We have had a very good experience working with the Hong Kong Special Administrative Region government. In particular, we have worked closely with the Hong Kong Development Bureau, following all processes and guidelines outlined in the government’s Revitalising Historic Buildings through Partnership Resource Kit. We also enjoyed working with the Education Bureau for our curriculum registration. Working with the Commercial and Economic Development Bureaus has been a good experience too.

As one of the six pillars for economic growth recently put forward by the Hong Kong government, the creative industry is essential for the long-term sustainable development of Hong Kong. We are honored to nurture Hong Kong’s creative talents and to collaborate with industry partners and the arts sector to further develop students into the very creative leaders needed to manifest such a hub.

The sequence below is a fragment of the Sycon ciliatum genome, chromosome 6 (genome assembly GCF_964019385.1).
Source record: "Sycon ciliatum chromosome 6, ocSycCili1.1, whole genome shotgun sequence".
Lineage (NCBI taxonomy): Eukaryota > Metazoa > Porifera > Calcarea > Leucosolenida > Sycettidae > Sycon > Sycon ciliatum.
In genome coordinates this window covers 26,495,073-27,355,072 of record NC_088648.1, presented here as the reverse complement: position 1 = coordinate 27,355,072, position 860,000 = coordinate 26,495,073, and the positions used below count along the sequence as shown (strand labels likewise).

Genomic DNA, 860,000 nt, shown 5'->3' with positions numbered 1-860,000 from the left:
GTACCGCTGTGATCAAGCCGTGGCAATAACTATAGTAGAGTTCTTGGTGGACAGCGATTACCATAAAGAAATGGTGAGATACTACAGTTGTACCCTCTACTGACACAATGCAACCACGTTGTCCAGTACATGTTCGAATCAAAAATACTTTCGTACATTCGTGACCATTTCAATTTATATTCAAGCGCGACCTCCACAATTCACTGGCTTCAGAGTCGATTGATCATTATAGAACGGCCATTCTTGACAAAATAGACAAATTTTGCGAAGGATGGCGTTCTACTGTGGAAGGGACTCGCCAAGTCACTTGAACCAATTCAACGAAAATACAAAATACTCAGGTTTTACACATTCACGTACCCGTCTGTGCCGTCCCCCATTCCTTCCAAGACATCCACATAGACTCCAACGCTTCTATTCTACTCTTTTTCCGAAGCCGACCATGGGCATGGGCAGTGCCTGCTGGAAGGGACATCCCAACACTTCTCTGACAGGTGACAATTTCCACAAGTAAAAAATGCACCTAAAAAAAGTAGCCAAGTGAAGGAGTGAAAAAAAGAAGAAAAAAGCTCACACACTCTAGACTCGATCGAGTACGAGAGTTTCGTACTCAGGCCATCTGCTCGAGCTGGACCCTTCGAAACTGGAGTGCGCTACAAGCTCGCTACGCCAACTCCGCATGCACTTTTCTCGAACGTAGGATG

How green is this campus?

Dickensheets: As with all of our global locations, sustainability is a primary focus in facilities management. In Hong Kong, as at our U.S. locations, we have recycling programs for both student and faculty waste (cans, bottles, etc.) and general facilities waste (such as paper and cardboard). Sustainability was definitely a focus in our original design planning and included highly efficient lighting and mechanical systems and bathroom facilities. Specialized window shades also are being used to reduc solar generated temperatures in the summer and increase heating capacity in the winter.

What can other campuses learn from SCAD Hong Kong?